James M. Berklan, McKnight's Editor
James M. Berklan, McKnight’s Editor

I almost feel like I’ll need to find a confessional booth after completing this blog post. I come not to bury the Green House project but to praise it. This is tough to do.

Why, you ask? Simple: From the first time I came across an email or promotional brochure about this pioneering type of seniors housing, I sensed it was something different and special. And I quickly realized that nobody was going to let me forget it, either.

If there is anything the Green House gang doesn’t really need, it’s more publicity. They are pros at getting it. Again. And Again. And Again. And yet here I am, voluntarily writing about it. Again. Just like countless of the biggest consumer media organizations in the country.

However, I’m sure the people who invented the paperclip, TV remote, and peanut butter and jelly sandwich, respectively, all had good reasons to keep reminding people what a good thing they had. As well they should have.

Nowadays, to have anything to do with long-term care and not know the Green House name or concept is unthinkable. If this were an entertainment or computer firm we were talking about, we might well be rolling out Disney or Apple references.

There are now literally hundreds of Green House communities in many states, with plans to put them in every state as soon as possible. What’s more, the concept regularly receives the highest compliment in the marketplace — an almost bittersweet one that the folks with Thermos, Xerox and Kleenex products know all too well. I’d need all the toes and fingers at an overflow Larry Minnix speech to count all the times I’ve heard people incorrectly say he or she is working on a “Green House project.” Instead, they’re liable to be referring to a generic version of a new living arrangement that hopes to mimic characteristics that Green House has now embedded in the everyday LTC lexicon.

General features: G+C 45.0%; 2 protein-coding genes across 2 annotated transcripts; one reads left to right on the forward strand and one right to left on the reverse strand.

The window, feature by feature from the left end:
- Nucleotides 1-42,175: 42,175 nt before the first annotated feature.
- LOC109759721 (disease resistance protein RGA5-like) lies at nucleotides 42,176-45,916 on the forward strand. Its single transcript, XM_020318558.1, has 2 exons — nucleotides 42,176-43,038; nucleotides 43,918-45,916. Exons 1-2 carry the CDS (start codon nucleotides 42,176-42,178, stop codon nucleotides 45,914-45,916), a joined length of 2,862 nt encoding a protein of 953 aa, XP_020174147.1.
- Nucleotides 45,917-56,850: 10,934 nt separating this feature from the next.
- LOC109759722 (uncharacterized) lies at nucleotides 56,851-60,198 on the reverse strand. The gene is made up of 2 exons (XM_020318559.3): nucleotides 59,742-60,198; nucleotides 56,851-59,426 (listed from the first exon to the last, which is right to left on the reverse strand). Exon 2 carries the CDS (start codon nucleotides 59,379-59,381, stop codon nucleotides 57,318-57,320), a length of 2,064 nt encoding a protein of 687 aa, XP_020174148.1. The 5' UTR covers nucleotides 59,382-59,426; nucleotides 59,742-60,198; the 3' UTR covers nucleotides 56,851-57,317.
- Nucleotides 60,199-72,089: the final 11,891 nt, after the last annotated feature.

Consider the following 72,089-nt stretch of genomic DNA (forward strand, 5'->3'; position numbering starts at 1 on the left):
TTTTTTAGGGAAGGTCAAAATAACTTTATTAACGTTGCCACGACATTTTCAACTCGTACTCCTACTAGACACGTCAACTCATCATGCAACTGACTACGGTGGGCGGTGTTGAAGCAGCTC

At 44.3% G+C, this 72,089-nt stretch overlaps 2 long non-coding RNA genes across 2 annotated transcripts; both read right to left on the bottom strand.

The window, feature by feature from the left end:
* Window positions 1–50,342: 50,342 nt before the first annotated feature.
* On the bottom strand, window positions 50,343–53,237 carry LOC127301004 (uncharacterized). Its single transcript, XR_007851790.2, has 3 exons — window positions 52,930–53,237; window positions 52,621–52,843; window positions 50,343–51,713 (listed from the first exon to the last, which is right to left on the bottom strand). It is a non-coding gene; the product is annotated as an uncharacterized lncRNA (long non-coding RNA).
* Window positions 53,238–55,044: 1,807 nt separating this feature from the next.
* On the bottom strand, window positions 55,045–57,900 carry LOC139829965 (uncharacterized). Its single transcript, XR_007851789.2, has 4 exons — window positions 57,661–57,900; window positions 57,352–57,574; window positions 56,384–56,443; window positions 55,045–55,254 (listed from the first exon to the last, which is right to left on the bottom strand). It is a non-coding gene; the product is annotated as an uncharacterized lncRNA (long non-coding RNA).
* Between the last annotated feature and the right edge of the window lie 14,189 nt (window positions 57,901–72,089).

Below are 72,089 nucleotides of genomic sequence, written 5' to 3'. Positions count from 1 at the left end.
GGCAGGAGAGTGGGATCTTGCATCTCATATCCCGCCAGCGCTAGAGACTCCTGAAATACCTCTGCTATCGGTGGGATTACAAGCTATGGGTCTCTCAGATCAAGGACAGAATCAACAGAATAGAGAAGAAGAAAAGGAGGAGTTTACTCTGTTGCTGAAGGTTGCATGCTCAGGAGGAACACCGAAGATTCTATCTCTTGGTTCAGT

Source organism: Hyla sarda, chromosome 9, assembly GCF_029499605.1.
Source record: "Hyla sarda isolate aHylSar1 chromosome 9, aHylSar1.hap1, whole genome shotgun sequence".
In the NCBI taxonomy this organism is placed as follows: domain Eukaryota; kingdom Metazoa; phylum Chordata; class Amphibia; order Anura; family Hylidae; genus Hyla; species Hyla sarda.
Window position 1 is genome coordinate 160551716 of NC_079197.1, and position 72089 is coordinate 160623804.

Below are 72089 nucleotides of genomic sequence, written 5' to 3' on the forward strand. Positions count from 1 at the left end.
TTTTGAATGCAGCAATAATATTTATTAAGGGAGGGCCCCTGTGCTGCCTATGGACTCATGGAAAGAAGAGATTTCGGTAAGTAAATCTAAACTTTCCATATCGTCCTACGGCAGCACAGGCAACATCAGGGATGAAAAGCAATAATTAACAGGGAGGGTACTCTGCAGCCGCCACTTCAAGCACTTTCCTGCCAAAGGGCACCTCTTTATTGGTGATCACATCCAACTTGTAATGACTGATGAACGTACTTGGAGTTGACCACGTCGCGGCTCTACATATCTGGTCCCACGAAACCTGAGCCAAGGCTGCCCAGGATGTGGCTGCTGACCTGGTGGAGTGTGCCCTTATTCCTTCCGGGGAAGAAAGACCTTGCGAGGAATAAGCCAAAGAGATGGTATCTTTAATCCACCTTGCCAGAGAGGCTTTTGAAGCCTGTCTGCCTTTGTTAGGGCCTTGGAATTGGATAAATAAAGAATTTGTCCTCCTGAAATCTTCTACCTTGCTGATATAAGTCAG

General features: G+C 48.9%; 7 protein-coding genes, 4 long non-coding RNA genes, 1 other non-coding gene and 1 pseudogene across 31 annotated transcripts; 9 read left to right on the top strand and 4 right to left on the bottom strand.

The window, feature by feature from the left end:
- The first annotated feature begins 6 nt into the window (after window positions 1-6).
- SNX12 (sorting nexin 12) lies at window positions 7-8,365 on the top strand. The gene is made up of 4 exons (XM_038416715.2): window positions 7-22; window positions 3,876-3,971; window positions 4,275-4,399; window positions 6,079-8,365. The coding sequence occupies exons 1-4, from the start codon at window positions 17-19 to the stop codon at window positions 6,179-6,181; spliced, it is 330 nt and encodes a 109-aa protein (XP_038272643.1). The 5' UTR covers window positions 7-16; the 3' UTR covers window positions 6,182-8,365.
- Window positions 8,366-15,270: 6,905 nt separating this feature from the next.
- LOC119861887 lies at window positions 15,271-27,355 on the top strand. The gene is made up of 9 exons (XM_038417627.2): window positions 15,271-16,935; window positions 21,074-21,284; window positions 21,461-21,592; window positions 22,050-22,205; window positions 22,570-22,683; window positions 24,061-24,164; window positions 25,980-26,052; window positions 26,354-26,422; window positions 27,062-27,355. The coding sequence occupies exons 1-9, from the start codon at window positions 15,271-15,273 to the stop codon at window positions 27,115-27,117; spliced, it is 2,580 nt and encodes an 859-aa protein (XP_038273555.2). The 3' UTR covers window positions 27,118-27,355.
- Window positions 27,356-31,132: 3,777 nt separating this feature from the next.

Now that’s flattery — it doesn’t come lightly in the long-term care sector, you might have noticed.

That’s why it seems nearly impossible that the first Green House opened just 10 years ago next month. That’s right: 10 years ago.

Steve McAlilly was the first to run such a project. He’s still the top guy at Mississippi Methodist Senior Services in Tupelo, MS.

Green House founder Bill Thomas, M.D., whose next refusal of a media request would have to be his first, has been the driving force behind this new seniors care and housing trend. He’s ubiquitous, proud, and rightly so.

To review, Thomas’ Green House ideals are based upon Eden principles he devised earlier. They include designing separate buildings for 10 to 12 residents. They have private rooms, bathrooms and intimate common areas that lend themselves to the “family-type” feel. Staff include a central figure who helps run the household, from dining to laundry care, and more. These individuals, called Shahbazim, partner with nurses and other clinical team members to create an empowered clinical care team. The Shahbazim report to a Guide, who is responsible for providing the team with needed support, accountability and resources to succeed.

The result is residents getting four times the usual staff-to-resident contact, according to Green House officials. In addition, they say staff turnover is just a fraction of other long-term care settings’. 

Independent firms have studied the movement and generally praised its goals and achievements. There’s also something called The Green House® Project, a program of NCB Capital Impact that has received funding from The Robert Wood Johnson Foundation. It was in 2005 that RWJF pledged $10 million toward the establishment of Green Houses in all 50 states.That’s not exactly dipping a toe in the water.

Admittedly, not everything promoted about Green Houses can be peaches and cream. That’s just not realistic. In some cases, it’s simply still too early to make apples-to-apples comparisons. Yet it is undeniable this is a commodity that has enjoyed an incredibly sharp growth curve. This has not happened just because of strong self-promotion.


Oddly, it’s been at once a very long 10 years of Green House history and a very quick 10 years. One can safely say there will be many more to come.